UN Security Council Issues Call for Stability, Elections in Guinea Bissau

UNITED NATIONS - The U.N. Security Council on Monday joined regional voices calling for restraint and dialogue to end the latest political crisis in the West African nation of Guinea-Bissau.

Guinea-Bissau President Jose Mario Vaz triggered the latest escalation in an ongoing power struggle with the ruling PAIGC (African Party of the Independence of Guinea and Cape Verde) party, of which he was once a member.

Last Tuesday, he dismissed Prime Minister Aristides Gomes and named a replacement from a minority political party.

But Gomes has refused to step down, escalating tensions ahead of an already delayed presidential election scheduled for November 24.

The 15-nation West African regional bloc, ECOWAS, called Gomes' firing illegal." While the U.N. Security Council did not go as far as ECOWAS, it did issue a consensus statement Monday in which it refers to Gomes as prime minister and in charge of conducting the electoral process."

In its statement, read by Council president Ambassador Karen Pierce of Britain, the U.N.'s most powerful organ said there is an urgent need to hold the elections on time for a peaceful transition of power.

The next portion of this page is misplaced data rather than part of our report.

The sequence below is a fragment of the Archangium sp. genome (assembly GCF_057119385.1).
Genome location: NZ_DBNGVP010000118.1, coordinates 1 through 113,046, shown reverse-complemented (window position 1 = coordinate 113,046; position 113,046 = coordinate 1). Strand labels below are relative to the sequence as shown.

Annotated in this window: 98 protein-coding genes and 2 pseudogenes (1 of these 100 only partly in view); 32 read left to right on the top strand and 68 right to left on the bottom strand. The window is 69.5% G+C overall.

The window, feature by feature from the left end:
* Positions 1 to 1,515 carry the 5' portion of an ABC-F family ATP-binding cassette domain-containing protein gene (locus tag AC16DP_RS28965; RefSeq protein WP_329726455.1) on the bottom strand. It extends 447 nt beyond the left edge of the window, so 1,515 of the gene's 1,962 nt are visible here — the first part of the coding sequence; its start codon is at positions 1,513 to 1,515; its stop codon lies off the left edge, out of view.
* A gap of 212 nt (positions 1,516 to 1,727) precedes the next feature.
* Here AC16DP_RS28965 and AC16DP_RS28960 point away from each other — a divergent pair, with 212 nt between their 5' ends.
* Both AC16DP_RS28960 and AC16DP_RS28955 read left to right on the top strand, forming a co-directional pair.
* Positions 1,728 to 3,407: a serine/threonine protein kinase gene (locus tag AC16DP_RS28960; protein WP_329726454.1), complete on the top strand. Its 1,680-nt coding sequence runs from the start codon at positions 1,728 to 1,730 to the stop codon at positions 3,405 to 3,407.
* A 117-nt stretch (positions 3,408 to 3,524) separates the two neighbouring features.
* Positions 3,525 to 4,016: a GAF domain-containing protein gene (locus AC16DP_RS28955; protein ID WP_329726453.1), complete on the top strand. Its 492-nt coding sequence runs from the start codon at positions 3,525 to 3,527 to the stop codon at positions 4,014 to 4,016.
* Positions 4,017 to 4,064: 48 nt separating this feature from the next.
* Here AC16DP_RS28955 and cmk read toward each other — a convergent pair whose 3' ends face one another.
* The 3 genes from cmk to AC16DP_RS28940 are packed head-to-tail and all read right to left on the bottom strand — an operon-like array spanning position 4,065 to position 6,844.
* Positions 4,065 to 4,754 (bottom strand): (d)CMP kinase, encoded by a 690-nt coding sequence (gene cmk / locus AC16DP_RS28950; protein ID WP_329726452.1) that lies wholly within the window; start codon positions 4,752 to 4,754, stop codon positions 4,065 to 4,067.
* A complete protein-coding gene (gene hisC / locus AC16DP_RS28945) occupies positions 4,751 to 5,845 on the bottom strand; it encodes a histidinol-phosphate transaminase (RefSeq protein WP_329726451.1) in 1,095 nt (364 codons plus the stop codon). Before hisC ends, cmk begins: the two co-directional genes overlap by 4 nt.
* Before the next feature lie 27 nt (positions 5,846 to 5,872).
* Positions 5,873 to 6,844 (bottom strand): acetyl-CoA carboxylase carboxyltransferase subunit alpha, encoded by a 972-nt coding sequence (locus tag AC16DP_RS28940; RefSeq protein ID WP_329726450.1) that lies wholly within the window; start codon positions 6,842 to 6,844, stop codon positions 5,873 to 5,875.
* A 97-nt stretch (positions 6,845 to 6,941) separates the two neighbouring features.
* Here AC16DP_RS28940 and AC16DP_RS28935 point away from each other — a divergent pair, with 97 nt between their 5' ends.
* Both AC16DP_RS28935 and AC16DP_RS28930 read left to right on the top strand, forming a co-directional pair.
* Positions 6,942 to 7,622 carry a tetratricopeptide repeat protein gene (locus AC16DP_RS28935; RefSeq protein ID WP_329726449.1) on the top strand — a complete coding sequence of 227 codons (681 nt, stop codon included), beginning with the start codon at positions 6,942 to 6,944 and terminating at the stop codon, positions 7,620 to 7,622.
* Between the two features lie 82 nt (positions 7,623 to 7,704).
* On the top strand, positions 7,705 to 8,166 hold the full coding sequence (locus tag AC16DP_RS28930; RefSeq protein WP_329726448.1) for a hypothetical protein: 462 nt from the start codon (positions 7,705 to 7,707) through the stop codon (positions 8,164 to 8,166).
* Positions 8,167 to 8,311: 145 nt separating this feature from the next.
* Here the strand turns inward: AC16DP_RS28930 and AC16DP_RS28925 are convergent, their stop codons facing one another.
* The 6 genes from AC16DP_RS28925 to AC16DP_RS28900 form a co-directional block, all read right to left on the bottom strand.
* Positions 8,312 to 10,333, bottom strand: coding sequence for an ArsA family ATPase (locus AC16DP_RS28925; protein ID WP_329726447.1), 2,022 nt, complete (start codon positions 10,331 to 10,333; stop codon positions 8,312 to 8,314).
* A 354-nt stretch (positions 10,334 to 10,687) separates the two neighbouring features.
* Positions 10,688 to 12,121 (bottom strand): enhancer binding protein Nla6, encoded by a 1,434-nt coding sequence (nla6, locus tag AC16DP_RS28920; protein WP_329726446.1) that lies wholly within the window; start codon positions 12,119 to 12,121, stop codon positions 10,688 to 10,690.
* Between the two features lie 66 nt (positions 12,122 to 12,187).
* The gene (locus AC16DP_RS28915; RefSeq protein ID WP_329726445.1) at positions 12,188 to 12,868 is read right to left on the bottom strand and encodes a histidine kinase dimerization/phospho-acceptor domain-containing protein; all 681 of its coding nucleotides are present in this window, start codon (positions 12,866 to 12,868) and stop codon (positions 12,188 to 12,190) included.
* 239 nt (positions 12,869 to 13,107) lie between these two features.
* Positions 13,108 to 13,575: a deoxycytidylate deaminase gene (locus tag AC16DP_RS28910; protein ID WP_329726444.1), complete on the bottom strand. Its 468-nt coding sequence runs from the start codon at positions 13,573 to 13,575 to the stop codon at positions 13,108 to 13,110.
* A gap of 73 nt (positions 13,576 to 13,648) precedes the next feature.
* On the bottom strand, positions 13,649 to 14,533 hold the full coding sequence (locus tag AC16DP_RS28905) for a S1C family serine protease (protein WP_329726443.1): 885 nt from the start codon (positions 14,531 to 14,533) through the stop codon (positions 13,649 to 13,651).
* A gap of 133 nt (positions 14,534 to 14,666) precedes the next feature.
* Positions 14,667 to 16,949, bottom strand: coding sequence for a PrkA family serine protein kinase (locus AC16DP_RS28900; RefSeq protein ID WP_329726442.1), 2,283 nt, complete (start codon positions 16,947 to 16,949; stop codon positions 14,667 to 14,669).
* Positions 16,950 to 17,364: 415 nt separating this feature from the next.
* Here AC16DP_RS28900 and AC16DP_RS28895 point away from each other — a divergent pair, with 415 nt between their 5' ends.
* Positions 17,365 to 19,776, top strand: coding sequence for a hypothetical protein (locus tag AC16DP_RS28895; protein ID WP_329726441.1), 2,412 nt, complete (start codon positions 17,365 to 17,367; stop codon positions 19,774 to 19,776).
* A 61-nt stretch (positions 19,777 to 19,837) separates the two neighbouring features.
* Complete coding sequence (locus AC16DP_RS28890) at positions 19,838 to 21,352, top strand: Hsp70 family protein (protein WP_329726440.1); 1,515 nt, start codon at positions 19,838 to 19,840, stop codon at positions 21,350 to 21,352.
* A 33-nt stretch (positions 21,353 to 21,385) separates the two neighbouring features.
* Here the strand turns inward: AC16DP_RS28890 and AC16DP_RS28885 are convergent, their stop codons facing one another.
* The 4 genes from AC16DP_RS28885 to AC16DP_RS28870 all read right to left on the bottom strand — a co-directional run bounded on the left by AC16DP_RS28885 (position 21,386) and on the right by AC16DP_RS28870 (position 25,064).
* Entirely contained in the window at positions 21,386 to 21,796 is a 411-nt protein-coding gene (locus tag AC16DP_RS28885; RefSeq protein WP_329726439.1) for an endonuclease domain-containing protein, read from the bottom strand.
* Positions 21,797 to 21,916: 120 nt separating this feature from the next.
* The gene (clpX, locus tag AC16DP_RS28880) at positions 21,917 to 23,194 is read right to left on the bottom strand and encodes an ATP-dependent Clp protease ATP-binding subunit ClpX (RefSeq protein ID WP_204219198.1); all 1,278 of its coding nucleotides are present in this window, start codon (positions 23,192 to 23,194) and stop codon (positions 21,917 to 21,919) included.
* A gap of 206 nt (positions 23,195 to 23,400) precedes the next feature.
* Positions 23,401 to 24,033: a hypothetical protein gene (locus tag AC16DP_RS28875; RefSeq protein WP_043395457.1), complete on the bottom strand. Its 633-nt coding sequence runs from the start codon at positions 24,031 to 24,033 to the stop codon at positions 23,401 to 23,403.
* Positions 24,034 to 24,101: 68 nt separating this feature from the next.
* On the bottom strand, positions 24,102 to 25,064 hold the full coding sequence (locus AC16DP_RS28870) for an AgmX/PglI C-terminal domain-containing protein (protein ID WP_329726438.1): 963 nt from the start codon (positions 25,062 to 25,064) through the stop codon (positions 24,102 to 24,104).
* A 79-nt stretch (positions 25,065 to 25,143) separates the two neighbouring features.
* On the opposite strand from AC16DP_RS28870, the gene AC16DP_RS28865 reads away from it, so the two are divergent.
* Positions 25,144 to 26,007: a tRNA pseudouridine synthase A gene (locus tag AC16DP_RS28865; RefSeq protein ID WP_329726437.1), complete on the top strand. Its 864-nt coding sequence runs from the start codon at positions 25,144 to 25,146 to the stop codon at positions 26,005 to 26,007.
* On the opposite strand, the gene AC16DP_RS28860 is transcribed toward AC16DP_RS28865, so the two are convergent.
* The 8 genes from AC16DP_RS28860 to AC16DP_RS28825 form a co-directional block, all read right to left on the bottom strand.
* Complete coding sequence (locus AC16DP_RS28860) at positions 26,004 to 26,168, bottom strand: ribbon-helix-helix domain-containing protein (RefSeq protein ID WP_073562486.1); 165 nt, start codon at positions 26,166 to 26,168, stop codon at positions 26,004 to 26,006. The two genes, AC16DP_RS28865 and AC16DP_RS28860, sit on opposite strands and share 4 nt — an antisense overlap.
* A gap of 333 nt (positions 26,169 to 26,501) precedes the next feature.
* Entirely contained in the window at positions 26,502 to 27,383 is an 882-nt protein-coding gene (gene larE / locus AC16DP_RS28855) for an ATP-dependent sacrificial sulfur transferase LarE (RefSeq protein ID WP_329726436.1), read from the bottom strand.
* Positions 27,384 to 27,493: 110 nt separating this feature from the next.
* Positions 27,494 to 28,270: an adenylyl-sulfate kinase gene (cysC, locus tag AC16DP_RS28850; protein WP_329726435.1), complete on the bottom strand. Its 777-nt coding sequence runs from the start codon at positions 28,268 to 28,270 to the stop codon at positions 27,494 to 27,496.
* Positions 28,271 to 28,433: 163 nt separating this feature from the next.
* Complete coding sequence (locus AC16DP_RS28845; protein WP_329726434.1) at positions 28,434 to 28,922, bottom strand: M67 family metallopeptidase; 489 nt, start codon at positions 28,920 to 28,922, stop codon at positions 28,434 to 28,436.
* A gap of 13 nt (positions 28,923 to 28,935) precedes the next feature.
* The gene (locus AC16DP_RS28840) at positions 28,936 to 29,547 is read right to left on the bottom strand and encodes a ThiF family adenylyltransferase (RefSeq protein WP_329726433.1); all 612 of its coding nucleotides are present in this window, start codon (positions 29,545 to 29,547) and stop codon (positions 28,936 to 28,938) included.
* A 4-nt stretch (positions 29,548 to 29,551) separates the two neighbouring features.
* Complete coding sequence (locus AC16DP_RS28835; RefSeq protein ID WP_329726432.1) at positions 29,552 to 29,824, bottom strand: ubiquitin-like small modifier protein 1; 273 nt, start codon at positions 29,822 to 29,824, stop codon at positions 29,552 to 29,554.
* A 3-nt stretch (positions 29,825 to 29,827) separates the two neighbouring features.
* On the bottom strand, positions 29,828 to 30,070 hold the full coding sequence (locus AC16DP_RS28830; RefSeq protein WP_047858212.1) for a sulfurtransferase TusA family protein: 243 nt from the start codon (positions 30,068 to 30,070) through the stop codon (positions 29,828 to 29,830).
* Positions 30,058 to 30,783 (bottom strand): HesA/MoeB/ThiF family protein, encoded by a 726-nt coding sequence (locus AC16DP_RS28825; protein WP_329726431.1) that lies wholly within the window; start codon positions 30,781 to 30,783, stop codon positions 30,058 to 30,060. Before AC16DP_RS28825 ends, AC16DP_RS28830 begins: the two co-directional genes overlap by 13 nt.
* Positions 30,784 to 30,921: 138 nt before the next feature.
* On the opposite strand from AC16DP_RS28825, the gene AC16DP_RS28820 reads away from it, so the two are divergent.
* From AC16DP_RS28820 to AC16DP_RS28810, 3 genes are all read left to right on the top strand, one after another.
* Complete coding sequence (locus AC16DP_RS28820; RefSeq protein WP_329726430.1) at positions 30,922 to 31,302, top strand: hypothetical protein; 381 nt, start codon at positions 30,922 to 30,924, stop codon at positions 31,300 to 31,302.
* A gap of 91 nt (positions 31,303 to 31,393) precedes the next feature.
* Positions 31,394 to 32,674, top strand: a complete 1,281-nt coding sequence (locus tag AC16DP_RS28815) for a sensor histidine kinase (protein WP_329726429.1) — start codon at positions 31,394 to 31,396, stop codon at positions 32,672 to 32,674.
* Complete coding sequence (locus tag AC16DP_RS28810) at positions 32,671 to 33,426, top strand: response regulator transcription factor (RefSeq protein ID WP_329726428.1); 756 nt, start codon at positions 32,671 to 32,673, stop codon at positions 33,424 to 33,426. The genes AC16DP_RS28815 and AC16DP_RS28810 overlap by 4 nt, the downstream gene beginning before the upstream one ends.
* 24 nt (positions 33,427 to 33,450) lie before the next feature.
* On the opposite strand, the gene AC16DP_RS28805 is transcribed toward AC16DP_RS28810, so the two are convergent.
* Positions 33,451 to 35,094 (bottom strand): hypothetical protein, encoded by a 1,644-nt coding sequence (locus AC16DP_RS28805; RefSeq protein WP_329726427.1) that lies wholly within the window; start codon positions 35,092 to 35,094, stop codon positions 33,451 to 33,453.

The Security Council also reminds all actors that the Council's possible reconsideration of the existing sanctions regime will depend on their orderly conduct as well as that of other political actors," Pierce said. "It also reminds stakeholders that it will consider taking appropriate measures against those who undermine stability.

South African envoy Jerry Matjila expressed hope stability would prevail.

We hope the army will remain in the barracks, that the protestors will tone down a bit, and then you will have free, fair elections around the country," Matjila said.

At least one person was killed and several injured Saturday in a pre-election protest.

Guinea Bissau has a history of instability and coups since becoming independent in 1974, although President Vaz, elected in 2014, has been able to complete his five-year term.

Source: Voice of America